In order to make Turkish coffee you need very finely ground coffee. This is more fine than espresso grind. Almost like super fine powder. You won’t be able to achieve this using a blade grinder. That’s why I bought this authentic Turkish coffee grinder. I believe this classifies as a manual burr grinder. I picked it up when I was visiting Istanbul from the street shops behind Spice Bazaar in Eminönü. I’ve never used one of these before so that’s why I’m giving it a test run.
Most Turkish coffee grinders have a tiny cheap metal looking container on the bottom. I wanted one with a bigger bottom that is made of real heavy metal. So I got this one. It seems to have some Arabic script on it which I can’t read (quick fact: Turks speak Turkish and use the Latin alphabet).
When you take the bottom off you’ll see this nut which adjusts the grind level. The same handle for the mill can be used down here. The tighter this nut, the more fine your grind will be.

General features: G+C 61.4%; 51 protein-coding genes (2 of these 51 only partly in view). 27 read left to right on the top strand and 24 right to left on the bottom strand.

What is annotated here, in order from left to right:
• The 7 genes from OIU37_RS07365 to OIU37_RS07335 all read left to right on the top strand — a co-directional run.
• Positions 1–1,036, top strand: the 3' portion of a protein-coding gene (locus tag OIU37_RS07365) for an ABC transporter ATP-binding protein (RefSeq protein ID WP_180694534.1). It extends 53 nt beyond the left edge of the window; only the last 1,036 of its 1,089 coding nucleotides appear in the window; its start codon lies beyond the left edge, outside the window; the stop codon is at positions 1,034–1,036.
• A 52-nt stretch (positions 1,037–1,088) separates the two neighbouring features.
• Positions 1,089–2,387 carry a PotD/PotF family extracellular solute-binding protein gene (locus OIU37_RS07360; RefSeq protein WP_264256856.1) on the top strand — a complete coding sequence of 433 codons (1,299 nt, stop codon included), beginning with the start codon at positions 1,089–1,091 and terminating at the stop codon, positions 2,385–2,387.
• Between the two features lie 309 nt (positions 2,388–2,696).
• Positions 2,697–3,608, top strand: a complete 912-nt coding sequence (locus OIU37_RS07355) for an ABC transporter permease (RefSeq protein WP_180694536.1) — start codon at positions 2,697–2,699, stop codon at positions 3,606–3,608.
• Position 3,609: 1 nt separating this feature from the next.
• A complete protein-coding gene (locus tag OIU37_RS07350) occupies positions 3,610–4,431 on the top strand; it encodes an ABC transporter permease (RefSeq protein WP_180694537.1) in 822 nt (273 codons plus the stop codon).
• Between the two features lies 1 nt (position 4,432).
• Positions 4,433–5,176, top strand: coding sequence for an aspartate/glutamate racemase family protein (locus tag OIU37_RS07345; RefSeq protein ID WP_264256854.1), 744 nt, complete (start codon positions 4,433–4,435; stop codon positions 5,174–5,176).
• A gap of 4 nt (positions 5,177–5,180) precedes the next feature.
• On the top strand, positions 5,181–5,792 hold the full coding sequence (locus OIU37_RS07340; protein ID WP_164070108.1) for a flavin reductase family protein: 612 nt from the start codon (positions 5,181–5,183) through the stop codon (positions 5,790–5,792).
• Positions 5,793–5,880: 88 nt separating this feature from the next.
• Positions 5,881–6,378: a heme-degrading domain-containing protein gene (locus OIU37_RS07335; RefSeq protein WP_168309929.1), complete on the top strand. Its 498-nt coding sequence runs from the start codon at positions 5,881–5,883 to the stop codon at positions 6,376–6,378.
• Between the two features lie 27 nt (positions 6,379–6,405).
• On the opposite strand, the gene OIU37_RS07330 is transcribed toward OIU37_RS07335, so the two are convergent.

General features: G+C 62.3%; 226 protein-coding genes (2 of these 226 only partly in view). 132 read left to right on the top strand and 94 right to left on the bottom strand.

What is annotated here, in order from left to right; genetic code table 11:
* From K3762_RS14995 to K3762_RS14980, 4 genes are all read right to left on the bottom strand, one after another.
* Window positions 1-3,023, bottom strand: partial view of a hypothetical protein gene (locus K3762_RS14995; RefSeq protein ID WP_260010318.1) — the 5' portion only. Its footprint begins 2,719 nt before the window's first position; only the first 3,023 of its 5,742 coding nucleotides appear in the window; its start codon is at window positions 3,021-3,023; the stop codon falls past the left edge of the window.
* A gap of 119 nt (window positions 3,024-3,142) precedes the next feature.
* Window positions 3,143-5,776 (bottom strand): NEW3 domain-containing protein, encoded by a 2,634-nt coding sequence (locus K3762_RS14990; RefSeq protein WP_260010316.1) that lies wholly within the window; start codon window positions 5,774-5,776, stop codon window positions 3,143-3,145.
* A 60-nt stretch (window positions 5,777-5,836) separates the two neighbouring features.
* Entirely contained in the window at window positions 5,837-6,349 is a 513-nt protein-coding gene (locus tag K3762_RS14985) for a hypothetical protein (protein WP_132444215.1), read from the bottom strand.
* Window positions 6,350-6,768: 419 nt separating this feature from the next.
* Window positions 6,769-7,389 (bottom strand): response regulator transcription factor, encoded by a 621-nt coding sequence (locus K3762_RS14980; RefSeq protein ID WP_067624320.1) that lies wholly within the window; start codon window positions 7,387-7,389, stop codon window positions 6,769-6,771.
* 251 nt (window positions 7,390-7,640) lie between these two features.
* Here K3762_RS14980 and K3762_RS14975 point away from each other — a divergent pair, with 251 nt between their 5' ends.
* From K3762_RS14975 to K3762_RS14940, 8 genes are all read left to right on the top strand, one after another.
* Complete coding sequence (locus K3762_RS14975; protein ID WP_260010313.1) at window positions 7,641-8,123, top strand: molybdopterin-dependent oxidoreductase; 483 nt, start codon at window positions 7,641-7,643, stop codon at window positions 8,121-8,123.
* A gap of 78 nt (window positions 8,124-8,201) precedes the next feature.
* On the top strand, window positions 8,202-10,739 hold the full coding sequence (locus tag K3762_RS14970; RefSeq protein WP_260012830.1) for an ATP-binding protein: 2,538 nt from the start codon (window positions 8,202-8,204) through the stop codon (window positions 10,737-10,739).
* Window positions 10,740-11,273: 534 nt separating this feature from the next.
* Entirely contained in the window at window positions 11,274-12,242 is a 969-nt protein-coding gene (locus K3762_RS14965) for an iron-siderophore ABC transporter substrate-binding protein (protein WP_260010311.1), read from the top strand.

Turkish coffee requires lightly roasted coffee beans. After about 45 seconds of turning the mill my grounds are ready. But is it the super fine powder that we need?
This is where this box comes in. When I visiting Istanbul I also went to Türk ve İslam Eserleri Müzesi (Turkish and Islamic Arts Museum) where they have set up a Turkish coffee house in the courtyard. Here they roast, grind, and make Turkish coffee all from scratch, and if you’re interested they’ll school you on how to do in about 30 minutes. At the end you’ll receive a certificate and some goodies such as this box filled with Turkish coffee.
So let’s do a side by side comparison. I think my grinder here passes the ultimate test. It looks pretty much identical to the coffee I picked up from Istanbul, packed by an organization that teaches locals and tourists the tradition of Turkish coffee.
Maybe I’ll write another article on how to make Turkish coffee soon.